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English rain has temperament. It can tease you, flutter across your skin like dust and you feel like you’re a plane piercing through a cloud. It can be brutal and pour on you, yet it’s so cold that you feel as if you’ve been hollowed out. You can feel the rain, but you’ve almost forgotten your existence in the midst of trying not to let the cold get to you. And then there’s the mush of soggy plant carcasses on the pavement, like soaked cereal. When I step on it I am halfway between disgust and self-satisfaction. And then there’s that empty vodka bottle perched like a baby on the naked skeleton of a tree. At least, that’s how I feel when I walk in the rain here. I feel like I have met my match.

I remember being at a firm social and someone asked me, “So why did you come to England to study?”

And I said, “For the English rain.”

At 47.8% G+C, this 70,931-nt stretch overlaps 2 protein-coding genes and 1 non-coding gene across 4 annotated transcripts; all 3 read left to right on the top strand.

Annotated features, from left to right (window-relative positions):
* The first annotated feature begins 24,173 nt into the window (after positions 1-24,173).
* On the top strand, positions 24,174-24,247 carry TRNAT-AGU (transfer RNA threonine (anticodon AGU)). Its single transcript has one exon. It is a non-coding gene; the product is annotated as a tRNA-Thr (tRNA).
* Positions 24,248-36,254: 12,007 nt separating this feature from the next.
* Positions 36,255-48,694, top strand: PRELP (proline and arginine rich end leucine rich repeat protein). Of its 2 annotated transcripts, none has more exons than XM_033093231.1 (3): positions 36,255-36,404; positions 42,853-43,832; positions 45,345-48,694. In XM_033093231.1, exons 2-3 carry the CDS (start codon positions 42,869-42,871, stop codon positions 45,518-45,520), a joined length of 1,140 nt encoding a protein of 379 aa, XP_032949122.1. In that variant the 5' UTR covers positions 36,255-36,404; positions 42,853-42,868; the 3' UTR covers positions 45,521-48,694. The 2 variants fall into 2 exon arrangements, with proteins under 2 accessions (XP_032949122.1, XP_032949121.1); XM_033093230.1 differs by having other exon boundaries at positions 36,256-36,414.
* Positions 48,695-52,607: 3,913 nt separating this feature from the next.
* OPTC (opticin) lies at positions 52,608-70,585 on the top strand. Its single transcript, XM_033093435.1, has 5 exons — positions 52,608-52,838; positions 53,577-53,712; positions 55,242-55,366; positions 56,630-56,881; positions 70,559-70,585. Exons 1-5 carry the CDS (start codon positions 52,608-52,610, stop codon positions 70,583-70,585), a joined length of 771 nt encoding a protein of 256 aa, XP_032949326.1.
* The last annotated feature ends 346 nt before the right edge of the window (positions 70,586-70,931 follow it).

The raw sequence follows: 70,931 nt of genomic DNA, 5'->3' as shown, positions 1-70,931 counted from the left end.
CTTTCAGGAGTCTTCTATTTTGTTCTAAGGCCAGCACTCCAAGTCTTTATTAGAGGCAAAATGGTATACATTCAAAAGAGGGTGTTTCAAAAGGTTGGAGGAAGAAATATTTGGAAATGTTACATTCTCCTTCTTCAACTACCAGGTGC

Because a befuddling question warrants a befuddling response.

Chive leaves


In the saline waters off Sulawesi, a sorceress rests spread-eagle on a cloud of sand. She ponders over her wardrobe. Rays of sunlight flounder through the waters to kiss her gelatin skin, and she accepts them with motionless indifference. She has today inherited the character of statues. It is merely one of many characters in her repertoire, and every performance is a concoction of empathy and pretention. To fend off the clownfish, she blooms into a throbbing jellyfish. Upon sight of a whitetip, she contorts into a lionfish. Eventually, she grows tired of mimicry. Thinking no one is watching, she wrings her body into a fictitious creature and crawls across the seabed in stealthy reverie. It is a talent over which she is both generous and gleeful.